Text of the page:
What shows up on security clearance?
The security clearance process typically includes a FBI reference check of former employers, coworkers, friends, neighbors, landlords, and schools along with a review of credit, tax, and police records. … The scope of the background investigation varies depending on the level of clearance required.
Does security clearance check phone records?
Security clearance background investigators do not check your browsing history, read your emails, surveil your every move, bug your telephones, or photograph you commuting to work. That’s just not feasible, or allowable.
What will prevent you from getting a security clearance?
These conditions may disqualify you from access to classified information: Drug abuse. Illegal drug possession. Diagnosis of drug abuse or dependence by a medical professional.
What disqualifies you from top secret clearance?
Top secret clearance holders must have no significant financial concerns. If the background check reveals a considerable amount of debt, missed payments, tax evasion, collection judgments, check fraud, foreclosures, embezzlement or bankruptcies, your application might be rejected.
How often are security clearances denied?
You may even wonder if you should continue with the process, particularly if you’re not getting a paycheck while you wait. But don’t lose heart – 20-30% of all interim security clearances are denied, but that is vastly different than the figure of final clearance denials, which hovers around 1%.
Do security clearances look at text messages?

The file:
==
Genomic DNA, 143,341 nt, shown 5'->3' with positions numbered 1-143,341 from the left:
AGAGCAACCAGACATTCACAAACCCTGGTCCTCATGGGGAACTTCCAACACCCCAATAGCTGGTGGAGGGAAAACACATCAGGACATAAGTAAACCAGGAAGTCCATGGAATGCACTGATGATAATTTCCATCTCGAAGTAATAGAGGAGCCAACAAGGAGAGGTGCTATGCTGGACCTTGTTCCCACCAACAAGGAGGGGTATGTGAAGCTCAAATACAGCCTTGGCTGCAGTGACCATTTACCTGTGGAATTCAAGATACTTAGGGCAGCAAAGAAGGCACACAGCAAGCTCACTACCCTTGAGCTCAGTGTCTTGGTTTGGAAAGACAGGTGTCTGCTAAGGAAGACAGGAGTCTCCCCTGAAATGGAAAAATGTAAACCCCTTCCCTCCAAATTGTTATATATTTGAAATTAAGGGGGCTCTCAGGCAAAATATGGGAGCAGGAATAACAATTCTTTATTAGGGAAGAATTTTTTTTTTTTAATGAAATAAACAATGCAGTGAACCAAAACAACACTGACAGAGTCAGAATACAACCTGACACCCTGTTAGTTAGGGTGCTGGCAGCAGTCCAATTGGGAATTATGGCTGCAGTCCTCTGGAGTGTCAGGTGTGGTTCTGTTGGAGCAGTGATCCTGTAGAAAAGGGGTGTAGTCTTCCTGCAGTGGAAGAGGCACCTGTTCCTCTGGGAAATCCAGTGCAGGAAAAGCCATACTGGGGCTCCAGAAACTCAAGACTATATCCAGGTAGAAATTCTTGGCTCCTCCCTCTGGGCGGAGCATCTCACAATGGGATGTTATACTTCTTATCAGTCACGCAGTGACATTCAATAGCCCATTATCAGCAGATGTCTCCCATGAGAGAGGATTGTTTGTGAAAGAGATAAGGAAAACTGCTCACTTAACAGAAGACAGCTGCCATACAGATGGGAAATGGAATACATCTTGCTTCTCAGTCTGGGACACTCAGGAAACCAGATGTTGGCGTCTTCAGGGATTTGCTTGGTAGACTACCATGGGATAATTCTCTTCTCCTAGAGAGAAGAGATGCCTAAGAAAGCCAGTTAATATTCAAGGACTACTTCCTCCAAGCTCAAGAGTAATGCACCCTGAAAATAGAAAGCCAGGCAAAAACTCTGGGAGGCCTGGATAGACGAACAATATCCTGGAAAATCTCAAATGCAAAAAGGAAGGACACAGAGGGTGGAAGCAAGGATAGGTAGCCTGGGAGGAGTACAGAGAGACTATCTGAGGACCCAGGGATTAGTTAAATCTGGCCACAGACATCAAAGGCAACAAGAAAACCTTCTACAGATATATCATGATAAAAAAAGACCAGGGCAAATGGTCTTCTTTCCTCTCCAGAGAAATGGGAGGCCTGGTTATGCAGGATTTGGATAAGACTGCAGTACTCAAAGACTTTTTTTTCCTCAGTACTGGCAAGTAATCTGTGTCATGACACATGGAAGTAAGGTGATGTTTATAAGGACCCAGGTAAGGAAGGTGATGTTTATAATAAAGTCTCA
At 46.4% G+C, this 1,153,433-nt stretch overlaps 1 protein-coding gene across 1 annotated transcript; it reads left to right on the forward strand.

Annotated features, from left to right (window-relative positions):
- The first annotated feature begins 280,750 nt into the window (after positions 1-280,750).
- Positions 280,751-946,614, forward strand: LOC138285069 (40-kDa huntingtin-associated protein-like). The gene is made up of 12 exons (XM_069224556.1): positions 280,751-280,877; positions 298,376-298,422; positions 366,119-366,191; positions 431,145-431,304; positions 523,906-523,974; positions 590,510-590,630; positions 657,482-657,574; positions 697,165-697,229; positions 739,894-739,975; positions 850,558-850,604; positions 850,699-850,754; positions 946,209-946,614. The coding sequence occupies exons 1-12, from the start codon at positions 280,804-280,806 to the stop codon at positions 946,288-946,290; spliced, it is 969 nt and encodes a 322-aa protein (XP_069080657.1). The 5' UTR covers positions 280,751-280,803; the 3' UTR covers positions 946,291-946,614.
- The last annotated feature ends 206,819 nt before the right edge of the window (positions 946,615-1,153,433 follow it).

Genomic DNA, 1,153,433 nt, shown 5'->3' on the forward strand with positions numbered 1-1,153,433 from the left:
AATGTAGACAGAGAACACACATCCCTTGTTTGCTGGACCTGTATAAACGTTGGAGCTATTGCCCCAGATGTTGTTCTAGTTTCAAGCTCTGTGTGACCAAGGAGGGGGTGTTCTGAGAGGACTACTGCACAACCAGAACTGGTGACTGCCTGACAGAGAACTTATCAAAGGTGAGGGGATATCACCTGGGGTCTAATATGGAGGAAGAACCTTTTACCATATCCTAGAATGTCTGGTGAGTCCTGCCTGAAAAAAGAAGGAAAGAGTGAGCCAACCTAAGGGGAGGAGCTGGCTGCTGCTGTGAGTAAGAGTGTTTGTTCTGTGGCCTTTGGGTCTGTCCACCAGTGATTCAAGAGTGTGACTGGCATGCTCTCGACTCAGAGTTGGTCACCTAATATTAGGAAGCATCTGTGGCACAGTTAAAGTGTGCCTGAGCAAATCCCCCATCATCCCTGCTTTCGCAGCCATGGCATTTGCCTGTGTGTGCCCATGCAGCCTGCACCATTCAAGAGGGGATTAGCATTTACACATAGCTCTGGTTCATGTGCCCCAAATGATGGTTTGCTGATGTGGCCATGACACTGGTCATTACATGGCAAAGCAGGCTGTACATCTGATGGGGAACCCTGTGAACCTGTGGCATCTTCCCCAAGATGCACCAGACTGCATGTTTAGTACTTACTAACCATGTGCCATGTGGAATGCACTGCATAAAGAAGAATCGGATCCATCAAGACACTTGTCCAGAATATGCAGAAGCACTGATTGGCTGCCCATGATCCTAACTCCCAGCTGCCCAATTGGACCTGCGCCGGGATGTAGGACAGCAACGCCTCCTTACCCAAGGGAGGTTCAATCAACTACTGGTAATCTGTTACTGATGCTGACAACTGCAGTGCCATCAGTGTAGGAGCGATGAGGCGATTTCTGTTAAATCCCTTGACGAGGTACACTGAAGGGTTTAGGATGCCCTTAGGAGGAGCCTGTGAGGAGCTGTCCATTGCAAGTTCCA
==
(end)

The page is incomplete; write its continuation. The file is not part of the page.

Will Security Clearance Investigators Search Your Text Messages, Email & Internet History? … While it is true that security clearance investigators can dig deeply into all the financial, personal, and social aspects of your life, your text messages, and private online accounts are safe, for now.
Does DV clearance check Internet history?
1. Your Browser History is Not a Factor for Your Security Clearance. … Policy has been updated to include the option of searching public-facing social media sites as a part of the security clearance investigation process, but it’s worth noting that the government is not currently doing that.
Is there an interview for secret clearance?
Some of the security clearance investigations conducted on you will involve a personal interview – this is a routine part of the investigative process. Usually, the investigator will have some questions and this gives him or her the opportunity to ask you to clarify or explain things.
What makes you fail a security clearance?
You may be denied security clearance for any number of reasons, including drug involvement, financial debt or affluence (being overly acquisitive), gambling addiction, undue foreign influence, reckless sexual behavior, technology misuse, or other behavior the government deems as a risk to national security.
Why would a security clearance be denied?
However, your application may be denied for various reasons like drug involvement, financial debt or affluence, reckless sexual behavior, gambling addiction, undue foreign influence, technology misuse, or other behavior the government considers as a risk to national security.
How hard is it to get a secret clearance?
Obtaining a security clearance is no easy task, and not everyone who applies will be granted access. … Stringent suitability requirements, particularly in the intelligence community, weed out many unqualified applicants before they ever reach security clearance processing.
Does a Secret clearance expire?
A government security clearance requires a periodic reinvestigation every 15 years for a “confidential” clearance, every 10 years for “secret,” and every 5 years for “top secret.” When a clearance is inactivated (because of switching jobs or leaving the military), it can be fairly easy to reinstate within the first 24 …
How long does Secret clearance take?
Current Top Secret clearance processing times are 159 days, and Secret clearance processing times are 132 days. These numbers only represent industry applicants – processing times are slightly faster for all DCSA cases, which included DoD civilians and service members.